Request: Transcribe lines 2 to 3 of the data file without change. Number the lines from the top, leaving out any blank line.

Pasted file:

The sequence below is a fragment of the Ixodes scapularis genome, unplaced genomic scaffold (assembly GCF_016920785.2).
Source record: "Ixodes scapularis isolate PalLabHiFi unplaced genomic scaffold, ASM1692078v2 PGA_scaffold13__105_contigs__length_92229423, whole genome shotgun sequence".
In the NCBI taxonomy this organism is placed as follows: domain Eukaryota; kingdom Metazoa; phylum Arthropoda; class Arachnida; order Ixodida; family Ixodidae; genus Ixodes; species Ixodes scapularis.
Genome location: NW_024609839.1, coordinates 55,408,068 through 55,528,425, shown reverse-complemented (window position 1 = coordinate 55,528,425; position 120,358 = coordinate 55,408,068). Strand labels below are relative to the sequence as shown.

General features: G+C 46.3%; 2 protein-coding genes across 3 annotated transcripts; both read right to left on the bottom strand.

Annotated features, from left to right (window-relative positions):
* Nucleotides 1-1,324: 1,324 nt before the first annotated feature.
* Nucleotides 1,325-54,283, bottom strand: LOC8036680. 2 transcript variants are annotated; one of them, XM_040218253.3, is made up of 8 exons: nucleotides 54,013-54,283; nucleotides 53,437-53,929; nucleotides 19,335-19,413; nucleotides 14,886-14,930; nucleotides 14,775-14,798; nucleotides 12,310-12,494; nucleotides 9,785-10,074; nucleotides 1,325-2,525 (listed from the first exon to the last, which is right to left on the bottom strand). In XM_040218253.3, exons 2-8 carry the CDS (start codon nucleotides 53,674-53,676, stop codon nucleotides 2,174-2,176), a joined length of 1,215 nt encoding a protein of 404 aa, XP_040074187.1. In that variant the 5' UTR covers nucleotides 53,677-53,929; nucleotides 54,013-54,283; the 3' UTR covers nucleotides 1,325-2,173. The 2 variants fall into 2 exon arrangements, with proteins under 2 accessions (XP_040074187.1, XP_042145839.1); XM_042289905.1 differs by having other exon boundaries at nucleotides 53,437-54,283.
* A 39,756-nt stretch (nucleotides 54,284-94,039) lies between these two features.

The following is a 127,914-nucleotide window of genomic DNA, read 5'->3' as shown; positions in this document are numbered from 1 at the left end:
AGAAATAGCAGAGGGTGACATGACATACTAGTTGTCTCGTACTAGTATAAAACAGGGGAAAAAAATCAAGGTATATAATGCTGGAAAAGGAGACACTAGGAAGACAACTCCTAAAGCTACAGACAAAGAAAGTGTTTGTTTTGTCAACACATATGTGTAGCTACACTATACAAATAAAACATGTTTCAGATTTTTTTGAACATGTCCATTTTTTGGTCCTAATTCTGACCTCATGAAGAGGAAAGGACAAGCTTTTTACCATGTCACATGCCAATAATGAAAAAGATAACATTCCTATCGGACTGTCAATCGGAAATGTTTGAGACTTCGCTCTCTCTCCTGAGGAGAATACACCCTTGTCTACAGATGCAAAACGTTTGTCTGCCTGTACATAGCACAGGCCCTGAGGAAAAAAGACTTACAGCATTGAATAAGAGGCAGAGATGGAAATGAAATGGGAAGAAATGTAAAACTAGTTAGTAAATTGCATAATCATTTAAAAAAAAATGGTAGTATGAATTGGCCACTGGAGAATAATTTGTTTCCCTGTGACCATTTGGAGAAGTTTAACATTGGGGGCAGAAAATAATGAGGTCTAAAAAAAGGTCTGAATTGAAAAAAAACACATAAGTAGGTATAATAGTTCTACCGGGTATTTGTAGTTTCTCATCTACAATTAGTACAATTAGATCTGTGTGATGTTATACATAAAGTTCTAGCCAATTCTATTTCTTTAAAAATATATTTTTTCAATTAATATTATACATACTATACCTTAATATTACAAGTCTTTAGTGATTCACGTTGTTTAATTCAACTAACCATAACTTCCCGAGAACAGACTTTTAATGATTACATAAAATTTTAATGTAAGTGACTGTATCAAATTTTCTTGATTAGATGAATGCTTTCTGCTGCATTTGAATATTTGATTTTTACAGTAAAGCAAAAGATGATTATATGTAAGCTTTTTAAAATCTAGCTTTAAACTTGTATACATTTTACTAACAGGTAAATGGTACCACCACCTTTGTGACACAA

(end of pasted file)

Source record: "Ixodes scapularis isolate PalLabHiFi unplaced genomic scaffold, ASM1692078v2 PGA_scaffold13__105_contigs__length_92229423, whole genome shotgun sequence".
In the NCBI taxonomy this organism is placed as follows: domain Eukaryota; kingdom Metazoa; phylum Arthropoda; class Arachnida; order Ixodida; family Ixodidae; genus Ixodes; species Ixodes scapularis.